More Thoughts on China's Reserve

Yesterday China reported its reserves figures. In my note I mis-represented the increase in reserves. Chinese figures show the reserves jumped a massive $194 bln. This a huge number.

The trade surplus is Q3 was about $65 bln. Can the rest be hot money, direct investment flows being neutralized, and extra efforts to restrain the CNY's rise? One of the critical points we make when look at reserve figures is that there is a valuation component that is often significant but just as often overlooked by analysts as well as the media. China is one of the few countries that is highly secretive about their reserve allocation. However, an official let slip, perhaps in an effort to play down the significance of the jump in reserves, that $80 bln was due to the euro's appreciation.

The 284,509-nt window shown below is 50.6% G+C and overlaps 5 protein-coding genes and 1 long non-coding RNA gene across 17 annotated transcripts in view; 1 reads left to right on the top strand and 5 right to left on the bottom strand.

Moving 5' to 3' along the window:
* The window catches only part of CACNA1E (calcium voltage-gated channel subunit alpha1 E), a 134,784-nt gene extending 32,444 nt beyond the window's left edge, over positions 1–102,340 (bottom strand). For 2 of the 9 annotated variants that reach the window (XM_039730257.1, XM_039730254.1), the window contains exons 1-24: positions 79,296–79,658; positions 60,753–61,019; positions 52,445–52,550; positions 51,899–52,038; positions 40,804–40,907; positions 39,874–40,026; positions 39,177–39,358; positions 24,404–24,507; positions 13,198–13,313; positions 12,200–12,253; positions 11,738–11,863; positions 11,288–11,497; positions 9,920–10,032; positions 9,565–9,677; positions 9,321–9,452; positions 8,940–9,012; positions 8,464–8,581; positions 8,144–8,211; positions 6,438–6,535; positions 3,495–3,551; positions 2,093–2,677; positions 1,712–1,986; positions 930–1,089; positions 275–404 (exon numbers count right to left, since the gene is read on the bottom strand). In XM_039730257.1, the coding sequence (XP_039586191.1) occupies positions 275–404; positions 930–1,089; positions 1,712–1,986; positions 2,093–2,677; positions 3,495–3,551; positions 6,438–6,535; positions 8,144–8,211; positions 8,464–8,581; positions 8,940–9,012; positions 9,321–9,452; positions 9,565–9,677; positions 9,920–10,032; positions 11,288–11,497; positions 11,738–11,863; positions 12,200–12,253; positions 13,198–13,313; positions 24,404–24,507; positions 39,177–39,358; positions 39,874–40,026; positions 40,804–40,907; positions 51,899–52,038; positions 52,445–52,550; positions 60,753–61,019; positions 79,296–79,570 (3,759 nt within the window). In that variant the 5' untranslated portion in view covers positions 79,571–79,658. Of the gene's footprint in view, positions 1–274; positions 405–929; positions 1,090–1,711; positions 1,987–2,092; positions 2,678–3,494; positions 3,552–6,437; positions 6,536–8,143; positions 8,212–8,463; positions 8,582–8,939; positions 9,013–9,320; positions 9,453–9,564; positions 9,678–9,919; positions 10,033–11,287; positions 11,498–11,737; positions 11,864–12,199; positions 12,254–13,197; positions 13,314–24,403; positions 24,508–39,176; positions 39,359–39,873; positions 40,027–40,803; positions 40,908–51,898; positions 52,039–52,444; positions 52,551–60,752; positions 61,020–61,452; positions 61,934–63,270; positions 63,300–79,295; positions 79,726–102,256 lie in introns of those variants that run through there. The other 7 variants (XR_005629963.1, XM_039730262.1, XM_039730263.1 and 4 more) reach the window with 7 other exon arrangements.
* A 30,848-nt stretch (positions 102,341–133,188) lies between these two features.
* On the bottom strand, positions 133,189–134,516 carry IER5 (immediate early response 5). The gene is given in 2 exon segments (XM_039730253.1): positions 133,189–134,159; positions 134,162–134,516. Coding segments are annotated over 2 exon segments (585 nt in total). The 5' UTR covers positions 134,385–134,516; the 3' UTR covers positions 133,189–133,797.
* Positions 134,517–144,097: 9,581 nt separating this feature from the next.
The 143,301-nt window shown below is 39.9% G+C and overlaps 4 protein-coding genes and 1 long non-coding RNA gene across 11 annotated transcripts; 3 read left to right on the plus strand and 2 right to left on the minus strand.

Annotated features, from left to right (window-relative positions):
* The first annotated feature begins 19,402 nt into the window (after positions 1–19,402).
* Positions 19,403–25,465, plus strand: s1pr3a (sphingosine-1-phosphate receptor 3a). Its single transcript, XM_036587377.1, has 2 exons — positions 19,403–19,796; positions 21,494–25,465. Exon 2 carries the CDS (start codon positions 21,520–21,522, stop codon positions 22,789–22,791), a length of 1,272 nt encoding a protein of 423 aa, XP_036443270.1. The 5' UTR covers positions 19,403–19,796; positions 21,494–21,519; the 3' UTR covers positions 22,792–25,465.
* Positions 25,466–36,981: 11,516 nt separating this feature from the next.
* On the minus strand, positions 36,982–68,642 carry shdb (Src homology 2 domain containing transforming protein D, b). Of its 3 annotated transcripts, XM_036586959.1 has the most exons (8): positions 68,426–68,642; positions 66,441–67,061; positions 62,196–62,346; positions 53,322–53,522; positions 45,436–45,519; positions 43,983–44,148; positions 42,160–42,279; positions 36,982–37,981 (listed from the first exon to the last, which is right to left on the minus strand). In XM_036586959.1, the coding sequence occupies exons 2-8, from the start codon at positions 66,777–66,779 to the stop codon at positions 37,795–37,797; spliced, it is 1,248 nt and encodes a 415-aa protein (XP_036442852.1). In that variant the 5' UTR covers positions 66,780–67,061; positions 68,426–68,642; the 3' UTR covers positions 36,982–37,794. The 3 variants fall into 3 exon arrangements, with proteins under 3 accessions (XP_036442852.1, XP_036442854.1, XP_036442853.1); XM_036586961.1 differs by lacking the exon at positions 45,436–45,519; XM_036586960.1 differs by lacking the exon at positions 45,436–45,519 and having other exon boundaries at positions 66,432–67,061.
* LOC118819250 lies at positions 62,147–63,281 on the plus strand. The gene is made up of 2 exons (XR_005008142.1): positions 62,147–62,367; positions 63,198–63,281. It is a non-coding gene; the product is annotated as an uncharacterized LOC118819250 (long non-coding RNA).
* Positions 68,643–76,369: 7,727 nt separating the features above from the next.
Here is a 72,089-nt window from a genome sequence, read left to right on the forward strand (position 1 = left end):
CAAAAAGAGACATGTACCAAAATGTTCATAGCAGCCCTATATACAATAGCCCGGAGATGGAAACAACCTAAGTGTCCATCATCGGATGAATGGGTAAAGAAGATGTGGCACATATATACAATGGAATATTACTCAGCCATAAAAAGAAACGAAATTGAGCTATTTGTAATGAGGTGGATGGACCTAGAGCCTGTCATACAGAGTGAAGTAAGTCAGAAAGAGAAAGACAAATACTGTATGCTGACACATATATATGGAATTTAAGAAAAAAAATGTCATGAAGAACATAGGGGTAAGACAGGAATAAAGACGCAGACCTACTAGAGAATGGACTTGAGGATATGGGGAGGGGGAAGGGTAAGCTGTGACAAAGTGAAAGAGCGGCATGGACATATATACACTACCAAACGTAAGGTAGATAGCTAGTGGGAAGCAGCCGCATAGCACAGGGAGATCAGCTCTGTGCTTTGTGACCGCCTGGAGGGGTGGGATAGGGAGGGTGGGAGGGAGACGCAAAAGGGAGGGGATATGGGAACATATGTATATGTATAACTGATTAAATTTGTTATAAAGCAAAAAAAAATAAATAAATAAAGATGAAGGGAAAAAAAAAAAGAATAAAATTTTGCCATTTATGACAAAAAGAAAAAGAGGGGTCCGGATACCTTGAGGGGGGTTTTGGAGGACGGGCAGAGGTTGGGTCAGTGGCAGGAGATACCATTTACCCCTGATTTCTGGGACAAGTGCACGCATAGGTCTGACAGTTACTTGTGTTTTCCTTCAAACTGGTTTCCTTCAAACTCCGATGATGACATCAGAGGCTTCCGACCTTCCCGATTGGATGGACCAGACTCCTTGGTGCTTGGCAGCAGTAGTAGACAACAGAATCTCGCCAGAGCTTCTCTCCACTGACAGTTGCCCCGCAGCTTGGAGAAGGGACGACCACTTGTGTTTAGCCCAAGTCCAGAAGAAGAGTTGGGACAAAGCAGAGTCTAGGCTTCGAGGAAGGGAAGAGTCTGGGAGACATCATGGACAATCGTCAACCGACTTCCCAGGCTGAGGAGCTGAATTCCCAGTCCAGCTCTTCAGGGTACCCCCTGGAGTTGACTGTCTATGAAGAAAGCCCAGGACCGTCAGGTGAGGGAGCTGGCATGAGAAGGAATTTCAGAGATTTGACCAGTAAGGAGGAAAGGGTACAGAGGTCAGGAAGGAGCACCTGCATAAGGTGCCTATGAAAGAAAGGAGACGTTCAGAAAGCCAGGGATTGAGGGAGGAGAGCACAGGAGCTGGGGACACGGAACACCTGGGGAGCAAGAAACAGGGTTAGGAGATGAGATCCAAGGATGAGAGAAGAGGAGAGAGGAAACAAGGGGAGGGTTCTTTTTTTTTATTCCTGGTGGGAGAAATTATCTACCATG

From this information, and making a simply assumption that China has only dollars and euros in reserves, the valuation increase would suggest that China has about $730 bln worth of euros or a mix of roughly 70% dollars and 30% euros. The market has assumed that the dollar's share is closer to 65%. If we modify our assumption that China has diversified is reserves slightly into currencies, like Japanese yen, British pounds, Australian dollars, Canadian dollars and maybe even South Korean won, today's official comment would generally confirm market assumptions about the currency allocation of China's reserves.
More Thoughts on China's Reserve More Thoughts on China's Reserve Reviewed by Marc Chandler on October 14, 2010 Rating: 5
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